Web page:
Photos courtesy of United Nations
After countless hours of preparation, debate, and policy drafting, Rio+20, the most important UN meeting in over a decade, has come to an end.
The conference concluded with some impressive action to count among its achievements. Almost 700 voluntary commitments were made by governments, businesses, civil society groups, and other organization to work towards sustainable development. In monetary terms, these commitments totaled more than $513 billion - an amount of money that could go a long way towards building a better future.
“These voluntary commitments are a major part of the legacy of this conference,” said conference Secretary-General Sha Zukang. “The numerous commitments bring together key actors united behind the same cause to achieve sustainable development.”
UNEP Executive Director Achim Steiner agreed with Mr. Sha’s statements. He called the Rio outcome document “a reflection of the world at the moment” and noted that the topics of reversing climate change and establishing a green economy are now on the agenda like never before.
In addition to securing these record breaking voluntary commitments, Rio+20 laid out the stipulations for the drafting of Sustainable Development Goals; a framework designed to set targets and priorities for international development after the Millennium Development Goals expire in 2015 and renewed the United Nations’ commitment to addressing the challenges of sustainable development, and working towards the creation of a green economy.
It also reiterated the strong link between sustainable development and human rights, and called for the development of partnerships, across different sectors, industries, nations, and generations, to tackle the bewilderingly complex issues that we face and improve the overall health of an ailing planet.
Now that these goals have been established, the key is implementing them.
Photos courtesy of United Nations
“Action will be taken and will be mobilized by all of our distinguished United Nations system,” said UN Secretary-General Ban Ki-moon. “This is not only the Secretariat, specialized agencies, World Bank and IMF. All UN family, UN system, will be mobilizing our effort and resources and capacity. Let us see how our leaders will do.”
Logistically, this conference has been a massive undertaking. The total number of participants came in at over 45,000 from 188 countries. Over 100 heads of state and government attended, as did almost 10,000 NGOs and Major Groups, 4,000 members of the media, and 1,500 volunteers – half of whom were selected from vulnerable communities and 5 percent of whom were persons with disabilities.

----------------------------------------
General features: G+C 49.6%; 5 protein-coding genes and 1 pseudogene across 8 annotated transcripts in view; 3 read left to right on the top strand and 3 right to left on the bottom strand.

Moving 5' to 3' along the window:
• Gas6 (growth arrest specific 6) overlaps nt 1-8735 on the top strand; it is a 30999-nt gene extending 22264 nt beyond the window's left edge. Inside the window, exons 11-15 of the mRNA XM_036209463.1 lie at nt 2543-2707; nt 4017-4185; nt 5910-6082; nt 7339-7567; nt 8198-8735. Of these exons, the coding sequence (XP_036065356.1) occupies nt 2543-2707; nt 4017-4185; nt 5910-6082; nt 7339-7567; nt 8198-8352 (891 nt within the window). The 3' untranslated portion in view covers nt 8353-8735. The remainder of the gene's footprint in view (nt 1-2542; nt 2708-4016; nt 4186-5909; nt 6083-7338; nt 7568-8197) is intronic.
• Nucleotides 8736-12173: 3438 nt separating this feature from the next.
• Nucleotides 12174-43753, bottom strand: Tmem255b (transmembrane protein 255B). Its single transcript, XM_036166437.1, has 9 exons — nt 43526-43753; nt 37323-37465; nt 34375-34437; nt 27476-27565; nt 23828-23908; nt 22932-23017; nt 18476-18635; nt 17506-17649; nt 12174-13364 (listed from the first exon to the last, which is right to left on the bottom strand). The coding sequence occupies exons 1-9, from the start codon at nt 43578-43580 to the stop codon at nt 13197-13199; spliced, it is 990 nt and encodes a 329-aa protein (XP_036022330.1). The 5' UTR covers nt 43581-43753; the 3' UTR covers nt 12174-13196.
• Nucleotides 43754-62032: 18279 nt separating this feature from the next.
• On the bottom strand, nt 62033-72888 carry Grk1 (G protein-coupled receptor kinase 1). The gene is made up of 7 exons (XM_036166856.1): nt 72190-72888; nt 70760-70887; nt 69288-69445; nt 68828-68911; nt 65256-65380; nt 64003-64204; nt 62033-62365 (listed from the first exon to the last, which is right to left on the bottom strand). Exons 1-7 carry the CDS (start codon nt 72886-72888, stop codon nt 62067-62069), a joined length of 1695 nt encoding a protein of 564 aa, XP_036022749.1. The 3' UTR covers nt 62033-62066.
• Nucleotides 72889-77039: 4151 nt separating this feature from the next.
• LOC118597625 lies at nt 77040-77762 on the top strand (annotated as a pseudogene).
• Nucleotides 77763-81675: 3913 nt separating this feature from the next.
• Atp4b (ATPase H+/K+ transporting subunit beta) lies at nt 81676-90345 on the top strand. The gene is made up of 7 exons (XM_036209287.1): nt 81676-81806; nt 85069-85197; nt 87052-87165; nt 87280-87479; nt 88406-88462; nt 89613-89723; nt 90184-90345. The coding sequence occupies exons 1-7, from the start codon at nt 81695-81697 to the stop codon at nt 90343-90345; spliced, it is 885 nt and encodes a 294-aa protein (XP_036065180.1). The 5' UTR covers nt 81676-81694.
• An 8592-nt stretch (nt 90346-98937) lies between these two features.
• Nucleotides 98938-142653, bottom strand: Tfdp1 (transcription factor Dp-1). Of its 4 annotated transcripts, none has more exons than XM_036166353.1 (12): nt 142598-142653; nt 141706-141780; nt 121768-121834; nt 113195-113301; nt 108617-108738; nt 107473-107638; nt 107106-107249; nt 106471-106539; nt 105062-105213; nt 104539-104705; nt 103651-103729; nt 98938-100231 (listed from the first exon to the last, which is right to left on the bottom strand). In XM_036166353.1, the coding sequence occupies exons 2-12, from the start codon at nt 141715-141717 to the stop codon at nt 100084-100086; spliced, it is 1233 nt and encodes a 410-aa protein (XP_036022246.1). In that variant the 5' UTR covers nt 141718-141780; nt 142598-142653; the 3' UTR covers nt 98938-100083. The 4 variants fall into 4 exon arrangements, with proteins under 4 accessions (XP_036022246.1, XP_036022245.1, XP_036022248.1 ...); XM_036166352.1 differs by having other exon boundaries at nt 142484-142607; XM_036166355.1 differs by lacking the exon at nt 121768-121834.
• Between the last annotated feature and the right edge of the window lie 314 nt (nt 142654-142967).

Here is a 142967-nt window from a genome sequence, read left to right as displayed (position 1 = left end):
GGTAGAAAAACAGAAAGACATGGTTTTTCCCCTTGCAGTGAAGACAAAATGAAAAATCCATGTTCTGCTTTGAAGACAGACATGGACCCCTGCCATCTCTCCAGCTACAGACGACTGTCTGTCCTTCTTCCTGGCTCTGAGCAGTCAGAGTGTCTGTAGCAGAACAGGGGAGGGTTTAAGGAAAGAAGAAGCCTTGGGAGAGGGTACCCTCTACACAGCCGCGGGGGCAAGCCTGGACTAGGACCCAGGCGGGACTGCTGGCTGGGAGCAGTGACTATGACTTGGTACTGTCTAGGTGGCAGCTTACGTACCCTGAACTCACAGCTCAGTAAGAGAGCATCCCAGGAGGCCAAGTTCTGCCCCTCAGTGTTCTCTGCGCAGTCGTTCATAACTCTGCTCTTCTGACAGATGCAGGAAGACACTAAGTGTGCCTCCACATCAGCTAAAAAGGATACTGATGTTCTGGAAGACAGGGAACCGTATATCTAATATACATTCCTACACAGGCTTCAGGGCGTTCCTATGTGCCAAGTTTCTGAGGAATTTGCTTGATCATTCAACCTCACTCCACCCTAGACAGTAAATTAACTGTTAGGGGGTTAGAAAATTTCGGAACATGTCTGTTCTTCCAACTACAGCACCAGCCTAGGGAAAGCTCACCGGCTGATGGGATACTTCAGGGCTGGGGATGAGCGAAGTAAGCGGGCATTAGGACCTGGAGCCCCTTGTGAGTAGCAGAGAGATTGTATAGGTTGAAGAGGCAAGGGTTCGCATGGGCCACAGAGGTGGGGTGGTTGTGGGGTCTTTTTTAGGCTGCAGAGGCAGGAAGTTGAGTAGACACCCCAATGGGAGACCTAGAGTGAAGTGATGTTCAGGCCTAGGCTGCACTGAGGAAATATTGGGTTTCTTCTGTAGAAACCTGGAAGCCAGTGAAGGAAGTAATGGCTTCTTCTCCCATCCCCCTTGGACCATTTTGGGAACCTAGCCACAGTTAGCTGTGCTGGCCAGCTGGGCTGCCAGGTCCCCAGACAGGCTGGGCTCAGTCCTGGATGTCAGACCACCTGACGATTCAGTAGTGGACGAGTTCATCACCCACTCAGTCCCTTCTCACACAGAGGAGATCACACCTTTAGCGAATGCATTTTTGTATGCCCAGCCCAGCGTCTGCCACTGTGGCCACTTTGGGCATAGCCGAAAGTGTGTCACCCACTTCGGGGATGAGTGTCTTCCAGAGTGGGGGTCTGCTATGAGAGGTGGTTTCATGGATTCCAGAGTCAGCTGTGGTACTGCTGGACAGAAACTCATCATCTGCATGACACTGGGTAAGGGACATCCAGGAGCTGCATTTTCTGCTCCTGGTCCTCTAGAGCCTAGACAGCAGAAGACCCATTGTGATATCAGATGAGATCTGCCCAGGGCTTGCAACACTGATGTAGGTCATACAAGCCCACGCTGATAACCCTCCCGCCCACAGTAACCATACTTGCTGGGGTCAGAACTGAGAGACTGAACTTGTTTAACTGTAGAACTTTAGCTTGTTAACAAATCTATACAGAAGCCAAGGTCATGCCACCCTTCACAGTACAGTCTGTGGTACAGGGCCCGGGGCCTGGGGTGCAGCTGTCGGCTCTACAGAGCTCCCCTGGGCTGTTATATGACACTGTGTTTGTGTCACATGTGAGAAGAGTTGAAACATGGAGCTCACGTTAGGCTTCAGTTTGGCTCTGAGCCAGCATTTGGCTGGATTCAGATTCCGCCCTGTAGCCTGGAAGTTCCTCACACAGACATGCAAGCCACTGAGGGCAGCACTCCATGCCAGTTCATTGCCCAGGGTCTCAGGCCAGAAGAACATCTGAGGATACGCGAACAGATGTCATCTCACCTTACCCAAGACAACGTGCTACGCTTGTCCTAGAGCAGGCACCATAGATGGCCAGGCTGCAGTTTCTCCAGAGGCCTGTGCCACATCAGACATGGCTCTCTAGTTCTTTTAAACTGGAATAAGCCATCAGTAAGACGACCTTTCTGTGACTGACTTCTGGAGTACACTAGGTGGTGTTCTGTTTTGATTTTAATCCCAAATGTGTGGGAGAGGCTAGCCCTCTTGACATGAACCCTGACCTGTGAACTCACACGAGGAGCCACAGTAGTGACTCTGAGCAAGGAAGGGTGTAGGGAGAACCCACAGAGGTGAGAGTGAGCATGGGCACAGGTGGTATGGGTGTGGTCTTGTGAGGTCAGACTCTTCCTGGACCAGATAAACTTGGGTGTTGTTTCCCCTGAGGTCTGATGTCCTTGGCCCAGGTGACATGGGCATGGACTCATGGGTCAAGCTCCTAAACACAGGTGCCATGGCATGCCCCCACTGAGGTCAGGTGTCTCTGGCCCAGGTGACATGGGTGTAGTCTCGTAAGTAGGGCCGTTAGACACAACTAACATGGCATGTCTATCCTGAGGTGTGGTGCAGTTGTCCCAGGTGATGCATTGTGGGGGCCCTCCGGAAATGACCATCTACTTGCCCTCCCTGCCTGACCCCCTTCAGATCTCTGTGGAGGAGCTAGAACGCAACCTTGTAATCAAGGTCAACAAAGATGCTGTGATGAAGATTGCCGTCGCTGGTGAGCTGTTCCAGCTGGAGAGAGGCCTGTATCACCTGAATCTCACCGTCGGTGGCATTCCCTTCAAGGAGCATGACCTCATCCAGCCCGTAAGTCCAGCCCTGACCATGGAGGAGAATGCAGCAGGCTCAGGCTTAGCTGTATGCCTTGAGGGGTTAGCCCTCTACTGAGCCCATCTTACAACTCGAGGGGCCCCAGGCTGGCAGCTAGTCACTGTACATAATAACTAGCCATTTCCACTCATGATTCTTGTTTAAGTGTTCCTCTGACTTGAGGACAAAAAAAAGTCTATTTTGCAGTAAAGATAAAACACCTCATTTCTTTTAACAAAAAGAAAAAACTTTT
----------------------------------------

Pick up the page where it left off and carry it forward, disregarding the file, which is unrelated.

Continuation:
All of these numbers have made Rio+20 the biggest conference in UN history.
For all of its merits, some observers, including many within the UN, see weak spots within the text of the Rio outcome document. Representatives of NGOs and Major Groups have expressed concern about the statement’s length (49 pages), and its inaccessibility. Still others worry that the provisions it lays out lack the teeth to truly accomplish the ambitious goals it establishes, and find it likely that, without watchdog-like supervision, its recommendations could fall by the wayside.
Voicing some of these complaints, The Elders, a group of world leaders founded by Nelson Mandela, and includes notable statesmen and women like Kofi Annan, Mary Robinson, and Jimmy Carter, noted that “we have to move forward. There is no alternative.” It also claimed that “the most important message…is that the collective task of making the three pillars of sustainable development a reality must continue – and we don’t have time to lose.”
Nitin Desai, who served as the Secretary-General of the UN’s last major conference on sustainable development in 2002, is familiar with these concerns. Noting the general lack of satisfaction with UN conference outcomes, he reminded those in Rio that, while imperfect, previous documents like Agenda 21 have put issues of sustainable development directly and tangibly on the table. He also pointed out that it is not necessarily in governance that real solutions are created, but in the actions taken by the vast array of public, private, and civil society partnerships, and in innovations developed on the ground.
As the United Nations leaves Rio de Janeiro, it does so with the hope that the outcome document drafted will be successful in thwarting the destructive trajectory that our planet now appears to be on, and changes the game when it comes to sustainability.